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The California Fair Housing Act\The Rumford Act (1963-1968)

Demonstration Against Proposition 14, 1964
Image Ownership: Public Domain

The California Fair Housing Act of 1963, better known as the Rumford Act (AB 1240) because of its sponsor, Assemblyman William Byron Rumford, was one of the most significant and sweeping laws protecting the rights of blacks and other people of color to purchase housing without being subjected to discrimination during the post-World War II period.  It was enacted in in response to weaknesses in earlier fair housing legislation in California; and evolved from a larger civil rights struggle that emerged over the movement to create a permanent Fair Employment Practices Commission (FEPC) at the state level between 1946 and 1959.  

In California, activists called for a fair housing law stronger than measures passed in 1959 and 1960. The California campaign paralleled similar movements in Washington, Michigan, and Ohio. The Rumford Act called for an end to racial discrimination in all public and private housing in the state and immediately met opposition in the California legislature.  Republican legislators exempted most forms of private and single family housing before the bill was finally passed on September 20, 1963.  The new law made illegal discrimination in public housing and in all residential properties with more than five units.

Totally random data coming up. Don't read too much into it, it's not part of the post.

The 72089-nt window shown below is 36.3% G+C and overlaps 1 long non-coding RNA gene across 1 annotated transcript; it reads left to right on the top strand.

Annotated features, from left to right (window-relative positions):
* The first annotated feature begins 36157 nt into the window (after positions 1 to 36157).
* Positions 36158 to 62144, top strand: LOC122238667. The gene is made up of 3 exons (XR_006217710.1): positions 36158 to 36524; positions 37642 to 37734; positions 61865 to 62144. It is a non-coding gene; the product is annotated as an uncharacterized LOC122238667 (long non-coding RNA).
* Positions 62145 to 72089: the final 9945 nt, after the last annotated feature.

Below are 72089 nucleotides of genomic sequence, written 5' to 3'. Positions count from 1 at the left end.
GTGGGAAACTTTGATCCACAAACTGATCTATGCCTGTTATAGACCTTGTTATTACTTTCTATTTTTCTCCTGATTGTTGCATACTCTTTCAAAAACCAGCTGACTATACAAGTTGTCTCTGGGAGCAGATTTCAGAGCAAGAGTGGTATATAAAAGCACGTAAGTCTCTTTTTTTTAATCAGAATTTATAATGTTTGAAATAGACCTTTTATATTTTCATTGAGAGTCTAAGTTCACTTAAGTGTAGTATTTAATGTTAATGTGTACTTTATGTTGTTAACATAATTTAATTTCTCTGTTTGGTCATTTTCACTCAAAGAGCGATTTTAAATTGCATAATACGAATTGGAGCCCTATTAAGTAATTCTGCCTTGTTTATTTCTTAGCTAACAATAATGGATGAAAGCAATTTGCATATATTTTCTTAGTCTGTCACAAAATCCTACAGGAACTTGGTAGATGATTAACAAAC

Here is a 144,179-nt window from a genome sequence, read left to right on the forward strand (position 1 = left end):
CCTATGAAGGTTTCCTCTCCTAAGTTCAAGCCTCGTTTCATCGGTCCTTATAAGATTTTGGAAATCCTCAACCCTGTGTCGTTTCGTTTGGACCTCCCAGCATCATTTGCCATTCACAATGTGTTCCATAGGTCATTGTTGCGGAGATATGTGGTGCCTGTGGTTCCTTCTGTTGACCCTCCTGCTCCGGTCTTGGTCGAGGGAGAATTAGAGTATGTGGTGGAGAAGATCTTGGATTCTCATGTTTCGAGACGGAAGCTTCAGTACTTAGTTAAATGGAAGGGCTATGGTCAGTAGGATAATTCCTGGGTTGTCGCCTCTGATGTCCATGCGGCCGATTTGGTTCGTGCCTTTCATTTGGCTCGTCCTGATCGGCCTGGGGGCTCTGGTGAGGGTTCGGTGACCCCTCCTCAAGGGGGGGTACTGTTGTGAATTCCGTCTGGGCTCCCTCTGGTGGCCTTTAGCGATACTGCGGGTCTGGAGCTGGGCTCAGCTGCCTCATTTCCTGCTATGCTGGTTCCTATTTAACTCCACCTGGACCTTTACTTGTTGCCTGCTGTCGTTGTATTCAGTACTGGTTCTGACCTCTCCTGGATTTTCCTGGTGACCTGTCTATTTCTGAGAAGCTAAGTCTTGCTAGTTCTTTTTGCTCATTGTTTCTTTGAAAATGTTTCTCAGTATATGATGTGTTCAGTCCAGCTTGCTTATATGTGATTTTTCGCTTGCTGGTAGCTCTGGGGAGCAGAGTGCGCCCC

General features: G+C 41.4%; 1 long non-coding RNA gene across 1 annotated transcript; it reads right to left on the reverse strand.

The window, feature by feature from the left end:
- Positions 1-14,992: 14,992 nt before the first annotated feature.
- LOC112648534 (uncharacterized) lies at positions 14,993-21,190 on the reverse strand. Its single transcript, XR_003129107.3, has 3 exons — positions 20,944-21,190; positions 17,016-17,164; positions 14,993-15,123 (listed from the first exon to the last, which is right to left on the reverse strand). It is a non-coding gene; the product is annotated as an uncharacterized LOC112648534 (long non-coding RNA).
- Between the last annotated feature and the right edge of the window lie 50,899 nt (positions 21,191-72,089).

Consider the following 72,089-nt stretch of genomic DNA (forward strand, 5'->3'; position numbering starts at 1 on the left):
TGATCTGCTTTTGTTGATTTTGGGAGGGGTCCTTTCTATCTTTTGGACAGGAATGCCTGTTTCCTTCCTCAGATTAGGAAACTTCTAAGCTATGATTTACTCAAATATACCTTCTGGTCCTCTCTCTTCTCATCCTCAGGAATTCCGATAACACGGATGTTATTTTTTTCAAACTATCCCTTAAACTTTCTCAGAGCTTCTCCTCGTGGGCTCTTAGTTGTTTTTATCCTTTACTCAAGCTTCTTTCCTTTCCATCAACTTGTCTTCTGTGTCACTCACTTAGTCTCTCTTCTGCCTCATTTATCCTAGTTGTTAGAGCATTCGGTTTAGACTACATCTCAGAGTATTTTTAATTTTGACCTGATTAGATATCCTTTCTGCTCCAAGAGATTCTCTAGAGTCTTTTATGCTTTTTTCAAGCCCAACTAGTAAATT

Despite the exclusion of the vast majority of the homes occupied by Californians, the California Real Estate Association (CREA) immediately launched a repeal campaign.  Exploiting the growing hostility toward all liberal social programs and promoting the call for "property owner rights," the CREA-led effort resulted in the Proposition 14 referendum on November 3, 1964, which saw a 2-to-1 vote in favor of repeal of the Rumford Act.

Despite the vote, the Rumford Act was restored in 1966 when the California Supreme Court ruled that Proposition 14 was illegal. A year later, the U.S. Supreme Court strengthened this ruling stating that Proposition 14 violated the 14th Amendment and the Civil Rights Act of 1866, which “prohibits all racial discrimination in the sale or rental of property.” Before the battle over fair housing in California heated for another round, the U.S. Congress, in 1968, enacted the National Housing Act, which specifically prohibited housing discrimination by race, color, creed, and national origin.

Joyce Henderson, William Byron Rumford: Legislator for Fair Employment, Fair Housing, and Public Health (Berkeley: The Regents of the University of California, 1973); Herbert Ruffin, Uninvited Neighbors: Black Life and the Racial Quest for Freedom in the Santa Clara Valley, 1777-1968 (Ann Arbor, MI: UMI Dissertation Publishing, 2007); and Robert O. Self, American Babylon: Race and the Struggle for Postwar Oakland (Princeton, NJ: Princeton University Press, 2003).


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